Conrad’s law to prevent suicide coercion in Massachusetts

By Alex Schadenberg, Executive Director, Euthanasia Prevention Coalition

Amy Sokolow, reported for The Boston Herald that Conrad’s Law will once again be debated in the Massachusetts legislature. 

The bill is named for Conrad Roy who died in July 2014 after his girlfriend, Michelle Carter, pressured him through text messages and phone calls to carry out suicide. Almost seven years after his death, legislators have refiled legislation to prosecute coerced suicide in Massachusetts, bringing the state in line with almost all the others in the U.S.

Sokolow quotes Sen. Barry Finegold, D-Andover, who filed the legislation:

“The fact that 42 other states have something like this on the books and we’re only one of eight states that (doesn’t) speaks volumes about why we do need something like this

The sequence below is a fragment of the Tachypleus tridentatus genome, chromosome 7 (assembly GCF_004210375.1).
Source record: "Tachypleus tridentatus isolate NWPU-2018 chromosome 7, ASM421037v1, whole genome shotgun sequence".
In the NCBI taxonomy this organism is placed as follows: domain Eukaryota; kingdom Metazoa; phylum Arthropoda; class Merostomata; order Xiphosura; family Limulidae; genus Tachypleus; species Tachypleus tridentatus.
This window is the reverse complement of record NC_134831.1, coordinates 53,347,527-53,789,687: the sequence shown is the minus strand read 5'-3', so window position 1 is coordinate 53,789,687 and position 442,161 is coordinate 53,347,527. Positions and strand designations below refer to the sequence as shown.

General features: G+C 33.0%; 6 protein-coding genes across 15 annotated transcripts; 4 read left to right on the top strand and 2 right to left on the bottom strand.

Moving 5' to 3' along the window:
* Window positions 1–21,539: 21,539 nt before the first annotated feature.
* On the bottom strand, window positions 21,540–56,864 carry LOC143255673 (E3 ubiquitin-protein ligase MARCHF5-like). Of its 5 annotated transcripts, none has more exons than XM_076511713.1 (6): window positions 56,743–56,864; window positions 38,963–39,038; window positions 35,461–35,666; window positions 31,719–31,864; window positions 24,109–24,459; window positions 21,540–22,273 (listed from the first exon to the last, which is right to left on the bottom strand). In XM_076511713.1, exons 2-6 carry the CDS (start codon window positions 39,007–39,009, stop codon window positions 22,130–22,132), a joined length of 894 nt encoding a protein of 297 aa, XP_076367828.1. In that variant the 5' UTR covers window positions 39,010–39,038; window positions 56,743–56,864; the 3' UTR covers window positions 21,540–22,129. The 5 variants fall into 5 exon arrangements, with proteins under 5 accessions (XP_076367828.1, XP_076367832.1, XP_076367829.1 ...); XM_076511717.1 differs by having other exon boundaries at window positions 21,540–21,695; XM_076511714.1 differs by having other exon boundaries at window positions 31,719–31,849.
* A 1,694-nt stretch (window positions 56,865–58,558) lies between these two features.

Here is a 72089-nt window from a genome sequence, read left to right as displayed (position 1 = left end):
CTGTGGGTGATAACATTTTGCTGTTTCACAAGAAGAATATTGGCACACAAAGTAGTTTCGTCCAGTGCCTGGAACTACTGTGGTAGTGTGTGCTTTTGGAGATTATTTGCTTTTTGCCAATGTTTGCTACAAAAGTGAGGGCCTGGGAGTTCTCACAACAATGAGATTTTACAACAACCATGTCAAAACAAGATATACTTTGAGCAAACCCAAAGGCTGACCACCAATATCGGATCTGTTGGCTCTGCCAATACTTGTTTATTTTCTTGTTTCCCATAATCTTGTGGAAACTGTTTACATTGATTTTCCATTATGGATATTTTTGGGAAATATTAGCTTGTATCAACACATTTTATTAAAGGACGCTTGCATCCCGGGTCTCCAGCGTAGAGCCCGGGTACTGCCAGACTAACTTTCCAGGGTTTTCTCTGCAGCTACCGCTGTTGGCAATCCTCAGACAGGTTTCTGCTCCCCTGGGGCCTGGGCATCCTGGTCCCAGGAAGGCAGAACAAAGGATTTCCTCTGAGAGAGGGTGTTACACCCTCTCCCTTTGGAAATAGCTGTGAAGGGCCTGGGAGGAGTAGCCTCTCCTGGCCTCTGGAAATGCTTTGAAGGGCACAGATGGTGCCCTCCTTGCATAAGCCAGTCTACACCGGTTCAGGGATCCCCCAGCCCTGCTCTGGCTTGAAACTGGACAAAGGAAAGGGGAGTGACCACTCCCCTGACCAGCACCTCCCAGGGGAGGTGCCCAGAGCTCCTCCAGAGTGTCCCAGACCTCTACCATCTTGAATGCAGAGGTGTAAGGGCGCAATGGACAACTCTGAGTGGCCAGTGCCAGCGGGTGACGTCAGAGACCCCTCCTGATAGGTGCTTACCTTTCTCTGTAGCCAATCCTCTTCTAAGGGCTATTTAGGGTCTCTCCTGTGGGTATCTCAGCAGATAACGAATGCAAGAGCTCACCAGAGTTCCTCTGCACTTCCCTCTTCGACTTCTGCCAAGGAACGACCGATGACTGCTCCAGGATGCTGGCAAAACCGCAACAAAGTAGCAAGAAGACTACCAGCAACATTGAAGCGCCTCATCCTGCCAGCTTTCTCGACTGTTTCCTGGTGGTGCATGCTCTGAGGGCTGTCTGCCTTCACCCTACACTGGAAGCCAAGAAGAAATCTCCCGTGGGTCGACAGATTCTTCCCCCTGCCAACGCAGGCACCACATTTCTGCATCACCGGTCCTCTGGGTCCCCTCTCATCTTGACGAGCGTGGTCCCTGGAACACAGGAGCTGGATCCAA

Roland St. Denis, the husband of Conrad’s mother, told the media

…having struggled with mental illness himself. He has worked with Medwed, Higgins and Finegold to shape this bill and shepherd it through the legislative process.

The lack of a coercion bill made Carter’s court case drag out longer than necessary, and “put an enormous amount of strain on Lynn, her daughters, (and) her son’s father’s family.” 

Sokolow reported that Carter was convicted of involuntary manslaughter and was released from prison last year.

Editor’s note. This appeared on Mr. Schadenberg’s blog and is reposted with permission.